Ever Yours, Van Gogh: 25 March 1888


Before his tragic death, Vincent van Gogh wrote numerous letters to his fellow artists, family members and friends. 820 of these compelling pieces of writing still exist today, 265 of which are included in Ever Yours: The Essential Letters published by Yale in 2014. These letters provide an unparalleled insight into the mind of one of the most celebrated and popular artists of all time. From this correspondence we can begin to understand Van Gogh more clearly, with the writings revealing the artists’ closest relationships, his dearest passions and the long yearning to be recognised for the artistic revolutionary that he truly was.

To celebrate this publication, we have decided to share a series of letters from Ever Yours, each published on date which the original was first written. Today we have decided to share a letter from Van Gogh to his brother Theo, written 25 March 1888, where the artist discusses his recent artistic pursuits and endeavours. Look out for more letters from the book that we will be publishing over the coming months!

My dear Theo,

Your letter gave me great pleasure, I thank you for it as well as for the 50-franc note.

I congratulate you heartily on Tersteeg’s letter— I think it’s absolutely satisfactory.

I’m convinced there’s nothing hurtful in his silence towards me, in any case he’d have expected you to give me his reply to read. And it’s much more practical for him having only to write to you, and as far as I’m concerned, if he doesn’t think what I’m doing is utterly bad, you’ll see, he’ll write me a line as soon as he’s seen my work. So once again, I’m happier with his simple and friendly reply than I could tell you.

You’ll have noticed that he states his willingness to make a purchase of a good quality Monticelli for his own collection. If you told him that we have a bouquet of flowers in our collection that is more artistic and more beautiful than a bouquet by Diaz. 

That Monticelli would sometimes take a bouquet of flowers in order to put on a single panel the whole range of his richest and most perfectly balanced tones. And that you have to go straight to Delacroix to find such an orchestration of colours.

That— I’m referring to the painting at the Delarebeyrettes’—we currently know of another bouquet of very good quality and at a reasonable price, and that in any case we think it’s much finer than the Monticellis with figures, which are all over the place these days and belong to a period of decline in Monticelli’s talent.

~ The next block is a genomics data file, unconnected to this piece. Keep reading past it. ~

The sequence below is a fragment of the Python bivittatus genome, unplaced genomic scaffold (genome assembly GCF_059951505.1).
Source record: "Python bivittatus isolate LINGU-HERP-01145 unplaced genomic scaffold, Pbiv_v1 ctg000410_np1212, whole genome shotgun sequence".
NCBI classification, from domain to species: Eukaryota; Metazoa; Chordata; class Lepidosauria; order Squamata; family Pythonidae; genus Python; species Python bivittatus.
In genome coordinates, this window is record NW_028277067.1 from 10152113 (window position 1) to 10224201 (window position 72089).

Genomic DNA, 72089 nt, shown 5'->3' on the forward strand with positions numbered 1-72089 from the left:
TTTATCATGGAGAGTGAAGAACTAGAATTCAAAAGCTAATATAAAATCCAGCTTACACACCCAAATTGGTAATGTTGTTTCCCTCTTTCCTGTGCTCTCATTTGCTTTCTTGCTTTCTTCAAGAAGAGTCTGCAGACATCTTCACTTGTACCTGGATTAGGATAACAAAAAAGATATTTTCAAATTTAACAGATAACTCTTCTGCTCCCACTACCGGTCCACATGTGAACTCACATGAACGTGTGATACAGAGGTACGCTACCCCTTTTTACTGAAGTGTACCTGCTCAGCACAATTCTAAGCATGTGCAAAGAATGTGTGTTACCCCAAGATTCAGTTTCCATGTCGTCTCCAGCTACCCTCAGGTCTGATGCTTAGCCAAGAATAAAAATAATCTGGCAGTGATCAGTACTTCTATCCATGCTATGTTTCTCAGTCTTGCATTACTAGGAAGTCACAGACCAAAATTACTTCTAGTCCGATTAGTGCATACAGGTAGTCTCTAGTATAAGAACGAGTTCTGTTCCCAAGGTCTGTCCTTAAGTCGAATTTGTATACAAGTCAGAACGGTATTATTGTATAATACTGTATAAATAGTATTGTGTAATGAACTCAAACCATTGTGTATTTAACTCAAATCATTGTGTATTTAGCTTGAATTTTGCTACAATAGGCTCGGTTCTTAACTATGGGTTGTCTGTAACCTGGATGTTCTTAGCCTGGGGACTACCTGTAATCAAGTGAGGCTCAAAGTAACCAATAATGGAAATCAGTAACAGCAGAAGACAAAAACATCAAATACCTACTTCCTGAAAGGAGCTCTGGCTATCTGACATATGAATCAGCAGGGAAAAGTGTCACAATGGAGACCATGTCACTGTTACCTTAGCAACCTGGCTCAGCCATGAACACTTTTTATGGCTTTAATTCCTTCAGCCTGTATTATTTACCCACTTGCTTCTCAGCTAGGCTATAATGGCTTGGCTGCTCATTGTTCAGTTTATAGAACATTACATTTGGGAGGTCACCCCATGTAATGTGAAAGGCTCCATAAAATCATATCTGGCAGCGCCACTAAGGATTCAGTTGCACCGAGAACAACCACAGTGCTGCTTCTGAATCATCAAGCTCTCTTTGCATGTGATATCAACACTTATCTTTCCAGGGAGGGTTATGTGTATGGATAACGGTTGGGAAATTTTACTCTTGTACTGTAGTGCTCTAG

I hope you’ll send him Gauguin’s fine seascape. But how pleased I am that Tersteeg has replied in this way.

When you write to him, say a word about Russell. When I write to Russell myself, I’ll talk about his paintings and I’ll ask him to do an exchange with me, because we’d want to mention him and show his paintings when it comes to the question of the modern-day Renaissance school.

I’ve just done a clump of apricot trees in a little fresh green orchard.

Had some trouble with the sunset with figures and a bridge that I was talking to Bernard about. As the bad weather prevented me from working on the spot, I completely worked this study to death trying to finish it at home. 

However, I started the same subject again immediately afterwards on another canvas, but as the weather was quite different, in a grey palette and without figures. 

I wouldn’t think it a bad idea if you sent Tersteeg one of my studies—do you mean the Clichy bridge with the yellow sky and two houses reflected in the water?

That one, or the butterflies or the field of poppies might do. However, I hope to do better things here. If you happen to feel that way, you could tell Tersteeg that I myself think I have a better chance of sales in Holland with the studies of nature in the south, and that when Tersteeg comes to Paris in May he’ll find a consignment with some subjects from down here.

And again, many thanks for all the initiatives you’ve taken for the Independents’ exhibition, all in all I’m really pleased that they’ve put them with the other Impressionists. But—although this time it makes no difference at all—in future my name must be put in the catalogue the way I sign it on the canvases, i.e. Vincent and not Van Gogh, for the excellent reason that people here wouldn’t be able to pronounce that name.

I’m returning here with the letter from Tersteeg and the one from Russell—it will perhaps be interesting to keep the artists’ correspondence. If you included the little head of a Breton woman by our friend Bernard in your consignment, that wouldn’t be a bad idea. We must show him that all the Impressionists are good and that what they do is very varied. 

I think our friend Reid regrets falling out, unfortunately there can be no question of offering him the same advantages again—that is, trying to let him have paintings on commission. It’s not enough to love paintings, and it seemed to me that he lacked warm feelings for painters. If he changes in that respect it won’t be overnight. Tersteeg was a personal friend of Mauve and many others, and he has that je ne sais quoi that wins art lovers over. You’ll see that what gives self-confidence is knowing people.

I’ll write more in the next few days, but wanted to congratulate you right away on the renewal of your relations with Holland. 


Yours truly,


The city of Paris pays practically nothing, would be sorry to see the Seurats in a provincial museum or a cellar—these paintings must stay in living hands. If Tersteeg was willing———. If we do the 3 permanent exhibitions, we’d need a large Seurat for Paris, one for London and one for Marseille.

Ever Yours: The Essential Letters of Vincent van Gogh is available from Yale.

More titles on Vincent van Gogh available from Yale.

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